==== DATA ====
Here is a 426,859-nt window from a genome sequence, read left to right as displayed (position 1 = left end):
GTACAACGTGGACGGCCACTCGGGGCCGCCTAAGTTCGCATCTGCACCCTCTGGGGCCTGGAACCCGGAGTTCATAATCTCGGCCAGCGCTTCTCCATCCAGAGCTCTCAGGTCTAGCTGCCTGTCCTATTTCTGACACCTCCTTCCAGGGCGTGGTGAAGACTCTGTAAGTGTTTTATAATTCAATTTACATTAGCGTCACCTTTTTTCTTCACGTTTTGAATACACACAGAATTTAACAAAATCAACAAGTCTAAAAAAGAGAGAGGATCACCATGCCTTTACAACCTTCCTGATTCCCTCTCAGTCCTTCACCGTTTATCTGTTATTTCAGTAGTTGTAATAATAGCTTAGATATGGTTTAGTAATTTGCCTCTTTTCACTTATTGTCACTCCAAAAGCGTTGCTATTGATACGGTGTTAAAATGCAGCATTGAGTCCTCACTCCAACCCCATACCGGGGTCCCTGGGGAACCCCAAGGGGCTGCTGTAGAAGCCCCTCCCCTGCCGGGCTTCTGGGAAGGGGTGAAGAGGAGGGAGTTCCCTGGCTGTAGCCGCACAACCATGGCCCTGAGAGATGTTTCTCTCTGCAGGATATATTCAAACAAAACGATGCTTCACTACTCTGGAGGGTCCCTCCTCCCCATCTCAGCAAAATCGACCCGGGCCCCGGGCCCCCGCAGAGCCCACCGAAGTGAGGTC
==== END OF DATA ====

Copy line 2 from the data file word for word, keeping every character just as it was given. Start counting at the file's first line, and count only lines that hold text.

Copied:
GTACAACGTGGACGGCCACTCGGGGCCGCCTAAGTTCGCATCTGCACCCTCTGGGGCCTGGAACCCGGAGTTCATAATCTCGGCCAGCGCTTCTCCATCCAGAGCTCTCAGGTCTAGCTGCCTGTCCTATTTCTGACACCTCCTTCCAGGGCGTGGTGAAGACTCTGTAAGTGTTTTATAATTCAATTTACATTAGCGTCACCTTTTTTCTTCACGTTTTGAATACACACAGAATTTAACAAAATCAACAAGTCTAAAAAAGAGAGAGGATCACCATGCCTTTACAACCTTCCTGATTCCCTCTCAGTCCTTCACCGTTTATCTGTTATTTCAGTAGTTGTAATAATAGCTTAGATATGGTTTAGTAATTTGCCTCTTTTCACTTATTGTCACTCCAAAAGCGTTGCTATTGATACGGTGTTAAAATGCAGCATTGAGTCCTCACTCCAACCCCATACCGGGGTCCCTGGGGAACCCCAAGGGGCTGCTGTAGAAGCCCCTCCCCTGCCGGGCTTCTGGGAAGGGGTGAAGAGGAGGGAGTTCCCTGGCTGTAGCCGCACAACCATGGCCCTGAGAGATGTTTCTCTCTGCAGGATATATTCAAACAAAACGATGCTTCACTACTCTGGAGGGTCCCTCCTCCCCATCTCAGCAAAATCGACCCGGGCCCCGGGCCCCCGCAGAGCCCACCGAAGTGAGGTC